Introduction: Framing Peripheral Interaction
In everyday life, we perform several activities in our periphery of attention. For example, we are aware of what the weather is like and we can routinely wash our hands without actively thinking about it. However, we can also easily focus on these activities when desired. Contrarily, interactions with computing devices, such as smartphones and tablet computers, usually require focused attention, or even demand it through flashing displays, beeping sounds, and vibrations used to alert people. Hence, these interactions move more unpredictably between periphery and center of attention compared to non-computer-mediated activities. With the number of computers embedded in our everyday environment increasing, inevitably interaction with these computers will move to the periphery of attention. Inspired by the way we fluently divide our attentional resources over various activities in everyday life, we call this type of interaction “peripheral interaction.” We believe that considering and enabling peripheral interaction with computing technology contributes to more seamlessly embedding of such technology in everyday routines. This chapter briefly explores the history of peripheral interaction as a field of research and lays out how peripheral interaction, in our view, fits into the larger domain of interactive systems and HCI.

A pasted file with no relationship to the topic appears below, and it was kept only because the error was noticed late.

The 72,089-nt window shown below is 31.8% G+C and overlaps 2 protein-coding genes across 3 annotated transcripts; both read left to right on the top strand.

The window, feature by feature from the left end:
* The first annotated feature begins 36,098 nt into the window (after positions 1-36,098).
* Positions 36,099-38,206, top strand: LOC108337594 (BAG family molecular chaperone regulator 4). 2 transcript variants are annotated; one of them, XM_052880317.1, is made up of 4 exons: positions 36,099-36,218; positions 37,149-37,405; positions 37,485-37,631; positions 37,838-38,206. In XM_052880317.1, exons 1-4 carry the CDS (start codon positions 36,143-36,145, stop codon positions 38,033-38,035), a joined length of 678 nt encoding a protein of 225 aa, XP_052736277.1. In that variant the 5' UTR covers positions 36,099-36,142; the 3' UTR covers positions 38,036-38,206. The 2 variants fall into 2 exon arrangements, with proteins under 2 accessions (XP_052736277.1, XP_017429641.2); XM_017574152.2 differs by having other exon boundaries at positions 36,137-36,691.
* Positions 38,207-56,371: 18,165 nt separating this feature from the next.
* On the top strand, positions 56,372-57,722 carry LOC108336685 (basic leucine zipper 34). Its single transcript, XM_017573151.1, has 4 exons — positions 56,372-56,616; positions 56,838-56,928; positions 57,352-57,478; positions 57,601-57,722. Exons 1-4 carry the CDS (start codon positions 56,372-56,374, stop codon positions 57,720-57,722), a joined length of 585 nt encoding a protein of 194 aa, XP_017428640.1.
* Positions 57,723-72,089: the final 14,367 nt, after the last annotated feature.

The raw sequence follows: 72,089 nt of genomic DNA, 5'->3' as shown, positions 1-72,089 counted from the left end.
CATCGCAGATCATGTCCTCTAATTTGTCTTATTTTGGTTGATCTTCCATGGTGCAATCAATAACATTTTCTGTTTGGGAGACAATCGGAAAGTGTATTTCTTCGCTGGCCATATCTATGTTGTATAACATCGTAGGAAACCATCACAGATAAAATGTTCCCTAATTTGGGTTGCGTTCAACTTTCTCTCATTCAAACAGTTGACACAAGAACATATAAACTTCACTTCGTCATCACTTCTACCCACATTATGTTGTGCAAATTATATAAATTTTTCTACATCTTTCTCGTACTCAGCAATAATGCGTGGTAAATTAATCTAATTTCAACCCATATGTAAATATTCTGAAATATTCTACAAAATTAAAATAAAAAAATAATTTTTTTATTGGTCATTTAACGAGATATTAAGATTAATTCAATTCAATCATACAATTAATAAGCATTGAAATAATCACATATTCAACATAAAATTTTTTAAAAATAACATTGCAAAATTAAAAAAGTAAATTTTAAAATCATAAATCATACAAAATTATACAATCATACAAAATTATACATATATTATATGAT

KeywordsPeripheral interaction Human–computer interaction Interaction design Periphery of attention Calm technology
We would like to thank all collaborators and advisors who contributed to our research in the domain of peripheral interaction. Especially, we would like to thank Elise van den Hoven, Andreas Butz, and Berry Eggen for their invaluable support and advice.
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